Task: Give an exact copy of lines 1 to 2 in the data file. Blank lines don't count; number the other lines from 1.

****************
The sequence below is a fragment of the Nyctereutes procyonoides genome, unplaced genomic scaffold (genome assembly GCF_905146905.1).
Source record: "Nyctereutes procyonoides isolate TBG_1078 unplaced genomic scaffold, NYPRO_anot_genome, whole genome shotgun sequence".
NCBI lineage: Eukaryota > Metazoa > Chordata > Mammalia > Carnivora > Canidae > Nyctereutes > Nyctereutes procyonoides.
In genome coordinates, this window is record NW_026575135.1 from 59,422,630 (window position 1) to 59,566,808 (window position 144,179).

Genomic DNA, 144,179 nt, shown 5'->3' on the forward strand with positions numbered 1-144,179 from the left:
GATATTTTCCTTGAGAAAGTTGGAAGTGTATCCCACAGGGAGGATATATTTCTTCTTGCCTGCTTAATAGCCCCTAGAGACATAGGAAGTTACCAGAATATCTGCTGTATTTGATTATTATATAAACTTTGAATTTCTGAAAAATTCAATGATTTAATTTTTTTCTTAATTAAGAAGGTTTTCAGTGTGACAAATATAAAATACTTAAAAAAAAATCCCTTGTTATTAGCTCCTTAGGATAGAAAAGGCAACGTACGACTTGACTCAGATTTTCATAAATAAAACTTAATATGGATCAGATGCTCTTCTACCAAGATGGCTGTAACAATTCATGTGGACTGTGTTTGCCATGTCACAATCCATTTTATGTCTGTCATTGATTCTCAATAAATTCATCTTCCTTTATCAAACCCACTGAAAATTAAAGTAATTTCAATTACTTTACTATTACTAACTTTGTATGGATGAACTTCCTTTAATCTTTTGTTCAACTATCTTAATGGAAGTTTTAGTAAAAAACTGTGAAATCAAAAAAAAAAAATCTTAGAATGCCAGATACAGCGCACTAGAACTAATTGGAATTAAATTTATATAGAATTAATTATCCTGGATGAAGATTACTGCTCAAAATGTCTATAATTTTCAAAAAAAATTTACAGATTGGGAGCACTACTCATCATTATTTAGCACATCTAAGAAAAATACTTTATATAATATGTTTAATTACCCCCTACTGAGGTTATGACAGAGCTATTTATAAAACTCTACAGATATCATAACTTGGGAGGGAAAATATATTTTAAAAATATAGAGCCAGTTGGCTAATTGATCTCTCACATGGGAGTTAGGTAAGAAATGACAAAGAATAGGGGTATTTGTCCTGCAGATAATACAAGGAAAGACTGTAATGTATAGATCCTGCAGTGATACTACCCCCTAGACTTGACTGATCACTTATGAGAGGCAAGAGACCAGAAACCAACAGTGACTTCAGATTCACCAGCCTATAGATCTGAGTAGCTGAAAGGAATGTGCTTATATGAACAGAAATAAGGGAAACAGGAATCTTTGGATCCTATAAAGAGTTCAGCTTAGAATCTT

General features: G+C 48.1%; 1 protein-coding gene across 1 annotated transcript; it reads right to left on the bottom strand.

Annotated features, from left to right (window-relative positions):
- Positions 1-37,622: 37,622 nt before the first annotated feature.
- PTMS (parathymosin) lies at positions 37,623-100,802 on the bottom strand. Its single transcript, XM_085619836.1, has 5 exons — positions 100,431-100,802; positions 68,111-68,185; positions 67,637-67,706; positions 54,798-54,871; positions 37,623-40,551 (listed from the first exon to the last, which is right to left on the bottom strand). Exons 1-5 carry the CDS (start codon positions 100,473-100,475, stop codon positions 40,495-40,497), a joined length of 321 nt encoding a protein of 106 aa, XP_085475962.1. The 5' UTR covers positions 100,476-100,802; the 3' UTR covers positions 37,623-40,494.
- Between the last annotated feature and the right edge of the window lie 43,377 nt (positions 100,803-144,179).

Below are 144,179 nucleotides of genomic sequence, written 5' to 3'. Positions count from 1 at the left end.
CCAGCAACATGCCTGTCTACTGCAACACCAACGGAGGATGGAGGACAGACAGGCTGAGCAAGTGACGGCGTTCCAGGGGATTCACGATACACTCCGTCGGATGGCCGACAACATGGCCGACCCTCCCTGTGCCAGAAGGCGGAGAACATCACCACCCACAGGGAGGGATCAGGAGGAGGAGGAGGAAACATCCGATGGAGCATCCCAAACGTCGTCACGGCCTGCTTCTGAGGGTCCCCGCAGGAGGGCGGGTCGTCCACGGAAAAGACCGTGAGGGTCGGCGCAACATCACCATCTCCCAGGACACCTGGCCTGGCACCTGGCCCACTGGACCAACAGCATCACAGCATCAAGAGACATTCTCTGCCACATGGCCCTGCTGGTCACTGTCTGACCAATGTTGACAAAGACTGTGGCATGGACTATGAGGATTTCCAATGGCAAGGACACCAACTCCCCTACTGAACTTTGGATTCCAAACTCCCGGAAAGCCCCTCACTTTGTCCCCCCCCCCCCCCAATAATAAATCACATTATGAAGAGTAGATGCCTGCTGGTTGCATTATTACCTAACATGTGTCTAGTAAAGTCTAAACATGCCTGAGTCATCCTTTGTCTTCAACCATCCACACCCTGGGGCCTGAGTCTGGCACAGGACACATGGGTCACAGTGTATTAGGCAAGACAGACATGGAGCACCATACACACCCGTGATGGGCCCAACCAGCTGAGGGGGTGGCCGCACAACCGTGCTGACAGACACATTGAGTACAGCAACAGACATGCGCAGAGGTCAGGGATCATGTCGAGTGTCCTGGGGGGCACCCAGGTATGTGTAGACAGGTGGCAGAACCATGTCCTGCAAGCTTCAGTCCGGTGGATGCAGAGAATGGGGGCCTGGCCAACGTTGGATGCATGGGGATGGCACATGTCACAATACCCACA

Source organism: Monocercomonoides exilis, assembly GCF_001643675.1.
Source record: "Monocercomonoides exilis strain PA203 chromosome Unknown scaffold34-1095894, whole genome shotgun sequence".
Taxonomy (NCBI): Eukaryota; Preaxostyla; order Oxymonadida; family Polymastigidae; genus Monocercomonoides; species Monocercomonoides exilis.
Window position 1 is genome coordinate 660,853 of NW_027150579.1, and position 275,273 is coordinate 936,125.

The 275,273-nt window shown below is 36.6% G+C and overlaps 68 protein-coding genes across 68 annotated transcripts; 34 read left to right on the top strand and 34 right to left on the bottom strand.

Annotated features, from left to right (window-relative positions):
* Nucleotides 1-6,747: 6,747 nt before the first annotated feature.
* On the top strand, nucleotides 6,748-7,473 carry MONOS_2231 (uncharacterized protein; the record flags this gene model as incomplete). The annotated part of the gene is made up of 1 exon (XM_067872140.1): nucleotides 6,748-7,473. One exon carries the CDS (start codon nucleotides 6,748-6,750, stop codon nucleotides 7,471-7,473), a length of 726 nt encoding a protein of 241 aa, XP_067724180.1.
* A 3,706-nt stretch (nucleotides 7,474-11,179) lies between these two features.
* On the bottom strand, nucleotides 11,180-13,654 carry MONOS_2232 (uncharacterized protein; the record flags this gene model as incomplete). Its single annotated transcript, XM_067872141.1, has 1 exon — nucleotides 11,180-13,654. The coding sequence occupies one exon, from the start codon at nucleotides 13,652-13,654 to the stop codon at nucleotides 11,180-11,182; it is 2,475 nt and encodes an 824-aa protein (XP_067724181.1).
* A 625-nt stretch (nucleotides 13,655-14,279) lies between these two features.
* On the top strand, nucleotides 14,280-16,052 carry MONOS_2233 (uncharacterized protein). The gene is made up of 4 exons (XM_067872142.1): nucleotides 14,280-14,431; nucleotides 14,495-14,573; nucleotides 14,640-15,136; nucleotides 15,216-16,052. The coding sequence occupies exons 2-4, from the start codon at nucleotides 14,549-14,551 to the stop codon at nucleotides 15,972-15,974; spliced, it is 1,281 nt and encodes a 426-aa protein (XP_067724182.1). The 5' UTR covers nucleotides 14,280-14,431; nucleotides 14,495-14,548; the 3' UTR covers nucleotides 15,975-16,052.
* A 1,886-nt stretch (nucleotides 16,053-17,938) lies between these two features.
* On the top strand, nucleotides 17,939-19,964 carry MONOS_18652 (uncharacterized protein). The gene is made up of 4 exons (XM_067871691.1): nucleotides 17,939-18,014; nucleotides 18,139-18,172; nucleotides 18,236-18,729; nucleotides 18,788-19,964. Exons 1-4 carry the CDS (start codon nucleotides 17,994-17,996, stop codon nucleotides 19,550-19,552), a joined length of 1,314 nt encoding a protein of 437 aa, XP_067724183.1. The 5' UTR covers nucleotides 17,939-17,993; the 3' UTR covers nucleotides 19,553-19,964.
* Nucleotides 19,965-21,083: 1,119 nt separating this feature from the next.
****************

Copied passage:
The sequence below is a fragment of the Nyctereutes procyonoides genome, unplaced genomic scaffold (genome assembly GCF_905146905.1).
Source record: "Nyctereutes procyonoides isolate TBG_1078 unplaced genomic scaffold, NYPRO_anot_genome, whole genome shotgun sequence".